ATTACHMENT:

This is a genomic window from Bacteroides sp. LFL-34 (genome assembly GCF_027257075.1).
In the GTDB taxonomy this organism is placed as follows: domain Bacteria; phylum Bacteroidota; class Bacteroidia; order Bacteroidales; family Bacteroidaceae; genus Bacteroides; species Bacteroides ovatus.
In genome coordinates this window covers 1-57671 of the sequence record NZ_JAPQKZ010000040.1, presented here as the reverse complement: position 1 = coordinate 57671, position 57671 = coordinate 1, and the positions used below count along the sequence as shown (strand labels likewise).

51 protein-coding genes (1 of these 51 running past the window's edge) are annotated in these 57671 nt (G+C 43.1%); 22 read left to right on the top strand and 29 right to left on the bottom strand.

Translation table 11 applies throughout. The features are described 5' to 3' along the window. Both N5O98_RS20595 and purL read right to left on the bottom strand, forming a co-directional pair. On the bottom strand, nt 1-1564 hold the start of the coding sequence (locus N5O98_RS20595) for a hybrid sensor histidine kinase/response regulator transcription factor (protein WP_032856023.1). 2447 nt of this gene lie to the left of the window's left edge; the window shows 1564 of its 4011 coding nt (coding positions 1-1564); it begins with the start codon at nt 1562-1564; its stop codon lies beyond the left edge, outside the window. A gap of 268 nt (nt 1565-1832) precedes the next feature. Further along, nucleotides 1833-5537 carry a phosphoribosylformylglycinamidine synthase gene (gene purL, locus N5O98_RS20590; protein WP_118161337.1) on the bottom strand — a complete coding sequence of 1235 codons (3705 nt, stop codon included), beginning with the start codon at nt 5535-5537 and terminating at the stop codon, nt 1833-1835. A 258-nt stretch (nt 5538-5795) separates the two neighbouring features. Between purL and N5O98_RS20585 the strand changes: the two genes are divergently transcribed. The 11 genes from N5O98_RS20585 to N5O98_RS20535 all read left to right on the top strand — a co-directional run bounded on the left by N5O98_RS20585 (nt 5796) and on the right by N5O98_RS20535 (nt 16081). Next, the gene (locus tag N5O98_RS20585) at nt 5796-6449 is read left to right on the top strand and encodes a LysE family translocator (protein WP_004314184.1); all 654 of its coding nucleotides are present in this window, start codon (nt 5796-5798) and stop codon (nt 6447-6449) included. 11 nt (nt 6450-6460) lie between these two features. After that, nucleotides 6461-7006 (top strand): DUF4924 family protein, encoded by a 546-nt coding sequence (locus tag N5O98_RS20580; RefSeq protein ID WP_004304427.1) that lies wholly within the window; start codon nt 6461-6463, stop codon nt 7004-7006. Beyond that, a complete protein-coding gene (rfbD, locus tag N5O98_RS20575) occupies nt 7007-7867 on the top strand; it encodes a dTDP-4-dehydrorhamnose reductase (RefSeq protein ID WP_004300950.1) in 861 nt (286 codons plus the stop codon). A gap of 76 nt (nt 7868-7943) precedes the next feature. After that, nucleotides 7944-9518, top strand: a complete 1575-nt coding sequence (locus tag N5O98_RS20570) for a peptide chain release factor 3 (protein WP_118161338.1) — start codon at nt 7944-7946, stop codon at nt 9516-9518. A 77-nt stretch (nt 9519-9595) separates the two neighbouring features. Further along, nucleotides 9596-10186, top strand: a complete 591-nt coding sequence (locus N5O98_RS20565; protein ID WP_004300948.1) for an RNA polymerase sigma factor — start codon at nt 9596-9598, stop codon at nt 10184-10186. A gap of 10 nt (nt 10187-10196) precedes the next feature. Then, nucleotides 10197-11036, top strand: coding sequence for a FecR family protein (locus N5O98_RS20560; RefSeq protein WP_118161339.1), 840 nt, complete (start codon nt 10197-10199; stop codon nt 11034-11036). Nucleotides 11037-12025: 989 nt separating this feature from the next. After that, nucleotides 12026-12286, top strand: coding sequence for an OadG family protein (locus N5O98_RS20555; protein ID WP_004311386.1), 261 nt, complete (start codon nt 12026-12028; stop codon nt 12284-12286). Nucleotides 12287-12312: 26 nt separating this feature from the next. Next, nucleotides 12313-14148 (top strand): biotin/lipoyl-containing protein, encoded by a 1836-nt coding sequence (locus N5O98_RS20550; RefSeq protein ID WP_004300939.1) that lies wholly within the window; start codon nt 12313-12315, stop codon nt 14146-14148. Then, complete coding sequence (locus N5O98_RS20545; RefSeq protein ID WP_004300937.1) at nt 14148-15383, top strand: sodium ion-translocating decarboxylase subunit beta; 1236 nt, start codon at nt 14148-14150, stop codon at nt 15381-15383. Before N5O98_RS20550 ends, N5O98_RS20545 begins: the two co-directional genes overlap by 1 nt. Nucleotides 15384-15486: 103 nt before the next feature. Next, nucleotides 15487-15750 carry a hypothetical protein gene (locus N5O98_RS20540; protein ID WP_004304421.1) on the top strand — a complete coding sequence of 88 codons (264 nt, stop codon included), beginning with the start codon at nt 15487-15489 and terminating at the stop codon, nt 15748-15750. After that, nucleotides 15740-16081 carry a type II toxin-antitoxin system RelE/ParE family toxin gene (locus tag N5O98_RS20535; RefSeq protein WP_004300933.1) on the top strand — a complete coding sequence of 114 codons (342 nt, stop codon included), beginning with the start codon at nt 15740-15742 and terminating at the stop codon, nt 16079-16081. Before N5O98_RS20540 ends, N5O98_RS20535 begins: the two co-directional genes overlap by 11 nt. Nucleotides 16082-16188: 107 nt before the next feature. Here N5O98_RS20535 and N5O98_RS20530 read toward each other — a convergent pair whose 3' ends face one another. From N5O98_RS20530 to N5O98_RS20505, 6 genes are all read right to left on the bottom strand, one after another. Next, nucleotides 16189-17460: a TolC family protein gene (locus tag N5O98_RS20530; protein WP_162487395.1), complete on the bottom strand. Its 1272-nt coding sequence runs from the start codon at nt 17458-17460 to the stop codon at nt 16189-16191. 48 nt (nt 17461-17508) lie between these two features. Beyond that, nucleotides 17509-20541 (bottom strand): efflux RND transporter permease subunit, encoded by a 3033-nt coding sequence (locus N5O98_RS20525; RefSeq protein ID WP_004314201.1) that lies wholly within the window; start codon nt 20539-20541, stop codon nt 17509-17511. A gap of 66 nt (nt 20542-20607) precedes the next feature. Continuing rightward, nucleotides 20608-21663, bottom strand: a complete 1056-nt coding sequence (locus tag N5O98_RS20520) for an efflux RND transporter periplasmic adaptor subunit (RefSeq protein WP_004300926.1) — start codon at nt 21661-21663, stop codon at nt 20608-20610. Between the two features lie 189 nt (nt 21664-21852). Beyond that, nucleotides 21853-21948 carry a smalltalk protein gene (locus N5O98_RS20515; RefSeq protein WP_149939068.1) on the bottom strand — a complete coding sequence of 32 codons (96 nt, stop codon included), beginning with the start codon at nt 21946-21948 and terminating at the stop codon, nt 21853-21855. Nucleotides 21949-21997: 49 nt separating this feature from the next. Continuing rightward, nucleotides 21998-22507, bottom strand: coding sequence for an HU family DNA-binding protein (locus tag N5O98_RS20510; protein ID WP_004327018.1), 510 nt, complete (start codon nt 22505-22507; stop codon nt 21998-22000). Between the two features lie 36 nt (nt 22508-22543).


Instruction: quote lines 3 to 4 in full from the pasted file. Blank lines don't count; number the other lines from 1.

In genome coordinates this window covers 1-57671 of the sequence record NZ_JAPQKZ010000040.1, presented here as the reverse complement: position 1 = coordinate 57671, position 57671 = coordinate 1, and the positions used below count along the sequence as shown (strand labels likewise).

51 protein-coding genes (1 of these 51 running past the window's edge) are annotated in these 57671 nt (G+C 43.1%); 22 read left to right on the top strand and 29 right to left on the bottom strand.